For example, in In re Statewide Realty Co., 159 B.R. 719, 722 (Bankr.D.N.J.1993), the debtor had objected to claims advanced by Hilton International under a rejected management agreement, and Hilton sought relief from the automatic stay to resolve the claim pursuant to an arbitration provision in the agreement. Acknowledging that its discretion to deny enforcement of an otherwise applicable arbitration provision rested on a finding that arbitration would conflict with the provisions or purpose of the Bankruptcy Code, the bankruptcy court rejected a reading of Hays now advanced by ACMC and the Trust:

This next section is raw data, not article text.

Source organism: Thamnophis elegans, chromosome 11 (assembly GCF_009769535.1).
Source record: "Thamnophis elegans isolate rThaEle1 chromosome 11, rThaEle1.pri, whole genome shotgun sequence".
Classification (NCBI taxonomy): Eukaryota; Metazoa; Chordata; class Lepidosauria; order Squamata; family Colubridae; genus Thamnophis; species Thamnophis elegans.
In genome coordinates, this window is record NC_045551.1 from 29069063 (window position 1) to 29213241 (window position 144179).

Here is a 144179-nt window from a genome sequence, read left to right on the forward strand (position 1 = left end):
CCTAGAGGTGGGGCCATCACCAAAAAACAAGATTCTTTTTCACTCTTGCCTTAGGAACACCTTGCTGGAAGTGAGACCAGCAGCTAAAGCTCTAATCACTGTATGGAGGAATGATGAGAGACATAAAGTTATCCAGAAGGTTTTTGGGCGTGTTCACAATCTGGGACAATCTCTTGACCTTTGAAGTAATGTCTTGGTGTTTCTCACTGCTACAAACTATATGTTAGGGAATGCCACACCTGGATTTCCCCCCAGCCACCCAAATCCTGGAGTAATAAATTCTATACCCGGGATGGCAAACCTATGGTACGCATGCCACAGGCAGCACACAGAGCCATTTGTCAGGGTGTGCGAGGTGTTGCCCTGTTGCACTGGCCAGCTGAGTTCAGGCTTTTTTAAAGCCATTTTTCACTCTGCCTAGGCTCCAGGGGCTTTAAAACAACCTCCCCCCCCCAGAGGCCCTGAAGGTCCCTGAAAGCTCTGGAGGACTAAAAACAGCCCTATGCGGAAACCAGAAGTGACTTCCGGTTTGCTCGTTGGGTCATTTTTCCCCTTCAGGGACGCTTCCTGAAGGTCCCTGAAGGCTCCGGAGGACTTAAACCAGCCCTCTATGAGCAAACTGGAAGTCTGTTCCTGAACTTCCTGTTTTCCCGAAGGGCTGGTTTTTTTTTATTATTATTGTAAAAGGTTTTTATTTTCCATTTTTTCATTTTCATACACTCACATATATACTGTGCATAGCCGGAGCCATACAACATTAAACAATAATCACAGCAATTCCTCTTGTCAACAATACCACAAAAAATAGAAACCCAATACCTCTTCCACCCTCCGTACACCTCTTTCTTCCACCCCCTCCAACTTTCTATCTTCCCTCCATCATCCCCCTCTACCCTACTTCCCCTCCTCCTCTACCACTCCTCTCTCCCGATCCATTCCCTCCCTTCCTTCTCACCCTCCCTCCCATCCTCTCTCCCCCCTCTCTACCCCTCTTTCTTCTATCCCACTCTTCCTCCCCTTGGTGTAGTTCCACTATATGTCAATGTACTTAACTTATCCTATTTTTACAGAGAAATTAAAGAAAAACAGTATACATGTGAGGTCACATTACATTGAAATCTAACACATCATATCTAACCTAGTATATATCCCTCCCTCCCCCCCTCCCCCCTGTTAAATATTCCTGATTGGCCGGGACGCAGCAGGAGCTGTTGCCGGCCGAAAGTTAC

"The fact that the matter before the court is a core proceeding does not mean that arbitration is inappropriate. The description of a matter as a core proceeding simply means that the bankruptcy court has the jurisdiction to make a full adjudication. However, merely because the court has the authority to render a decision does not mean it should do so. The discussion in Hays regarding core and non-core proceedings is not read by this court as suggesting that core proceedings may not be subject to arbitration. Rather it appears that the Hays court sought to distinguish between actions derived from the debtor, and therefore subject to the arbitration agreement, and bankruptcy actions in essence created by the Bankruptcy Code for the benefit ultimately of creditors of the estate, and therefore not encompassed by the arbitration agreement." Id. at 724.